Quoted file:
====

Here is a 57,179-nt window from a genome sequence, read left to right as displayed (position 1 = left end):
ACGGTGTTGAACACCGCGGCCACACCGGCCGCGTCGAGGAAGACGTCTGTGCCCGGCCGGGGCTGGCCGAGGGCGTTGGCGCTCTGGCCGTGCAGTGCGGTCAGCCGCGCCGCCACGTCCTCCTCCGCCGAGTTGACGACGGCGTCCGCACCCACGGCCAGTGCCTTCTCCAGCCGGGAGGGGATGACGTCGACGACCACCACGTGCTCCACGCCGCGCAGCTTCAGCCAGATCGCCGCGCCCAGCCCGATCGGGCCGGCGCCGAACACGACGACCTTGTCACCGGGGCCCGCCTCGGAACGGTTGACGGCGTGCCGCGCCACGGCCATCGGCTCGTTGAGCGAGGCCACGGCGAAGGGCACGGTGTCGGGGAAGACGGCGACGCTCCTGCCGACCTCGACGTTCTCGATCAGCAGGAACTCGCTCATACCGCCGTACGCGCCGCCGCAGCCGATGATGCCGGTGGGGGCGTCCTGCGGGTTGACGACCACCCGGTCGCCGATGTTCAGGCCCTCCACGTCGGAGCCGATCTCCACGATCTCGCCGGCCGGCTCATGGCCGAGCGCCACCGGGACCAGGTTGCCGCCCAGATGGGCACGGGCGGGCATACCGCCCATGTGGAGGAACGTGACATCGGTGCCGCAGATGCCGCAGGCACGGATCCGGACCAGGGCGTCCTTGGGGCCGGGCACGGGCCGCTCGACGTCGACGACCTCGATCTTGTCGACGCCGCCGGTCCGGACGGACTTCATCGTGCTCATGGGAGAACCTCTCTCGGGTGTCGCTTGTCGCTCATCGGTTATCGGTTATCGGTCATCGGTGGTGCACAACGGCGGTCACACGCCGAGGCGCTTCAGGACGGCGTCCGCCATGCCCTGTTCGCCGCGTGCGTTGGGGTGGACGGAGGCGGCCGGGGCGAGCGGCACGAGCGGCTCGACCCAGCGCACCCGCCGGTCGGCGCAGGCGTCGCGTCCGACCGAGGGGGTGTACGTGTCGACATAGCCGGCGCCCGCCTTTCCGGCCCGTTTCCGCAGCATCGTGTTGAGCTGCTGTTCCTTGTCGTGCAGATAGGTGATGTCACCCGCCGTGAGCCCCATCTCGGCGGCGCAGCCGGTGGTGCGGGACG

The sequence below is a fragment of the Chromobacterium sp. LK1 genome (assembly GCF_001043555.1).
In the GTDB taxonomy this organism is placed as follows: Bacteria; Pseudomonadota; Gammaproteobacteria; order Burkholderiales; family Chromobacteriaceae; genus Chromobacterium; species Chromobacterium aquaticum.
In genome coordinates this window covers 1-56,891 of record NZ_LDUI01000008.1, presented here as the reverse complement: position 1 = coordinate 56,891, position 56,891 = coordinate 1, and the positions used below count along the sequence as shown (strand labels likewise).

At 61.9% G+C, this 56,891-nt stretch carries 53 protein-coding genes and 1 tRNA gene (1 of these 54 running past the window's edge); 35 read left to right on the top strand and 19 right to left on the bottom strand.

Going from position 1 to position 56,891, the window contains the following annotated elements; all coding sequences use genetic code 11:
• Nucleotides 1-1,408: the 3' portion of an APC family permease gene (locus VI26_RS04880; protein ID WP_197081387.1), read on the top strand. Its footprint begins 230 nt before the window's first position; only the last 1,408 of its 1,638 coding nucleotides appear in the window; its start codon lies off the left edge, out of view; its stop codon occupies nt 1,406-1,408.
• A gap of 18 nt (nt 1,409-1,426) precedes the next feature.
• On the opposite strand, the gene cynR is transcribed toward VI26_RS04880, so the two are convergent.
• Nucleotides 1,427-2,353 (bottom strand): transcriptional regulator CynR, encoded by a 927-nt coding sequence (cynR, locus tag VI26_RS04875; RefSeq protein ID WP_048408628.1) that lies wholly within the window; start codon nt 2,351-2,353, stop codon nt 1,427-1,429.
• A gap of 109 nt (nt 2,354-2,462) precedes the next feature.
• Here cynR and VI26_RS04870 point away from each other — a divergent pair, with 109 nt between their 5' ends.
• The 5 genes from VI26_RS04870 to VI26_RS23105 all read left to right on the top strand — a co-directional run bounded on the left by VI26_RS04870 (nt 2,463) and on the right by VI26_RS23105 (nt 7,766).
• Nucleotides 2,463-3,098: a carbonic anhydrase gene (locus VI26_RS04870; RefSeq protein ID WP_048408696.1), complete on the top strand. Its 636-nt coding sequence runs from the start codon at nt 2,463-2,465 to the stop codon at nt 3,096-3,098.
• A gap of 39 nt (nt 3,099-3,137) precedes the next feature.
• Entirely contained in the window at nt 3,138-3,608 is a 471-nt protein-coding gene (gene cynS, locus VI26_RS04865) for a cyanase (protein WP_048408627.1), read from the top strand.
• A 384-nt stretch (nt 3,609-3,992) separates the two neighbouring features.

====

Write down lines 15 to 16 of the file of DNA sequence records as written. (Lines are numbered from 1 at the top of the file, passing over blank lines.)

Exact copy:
• Nucleotides 2,463-3,098: a carbonic anhydrase gene (locus VI26_RS04870; RefSeq protein ID WP_048408696.1), complete on the top strand. Its 636-nt coding sequence runs from the start codon at nt 2,463-2,465 to the stop codon at nt 3,096-3,098.
• A gap of 39 nt (nt 3,099-3,137) precedes the next feature.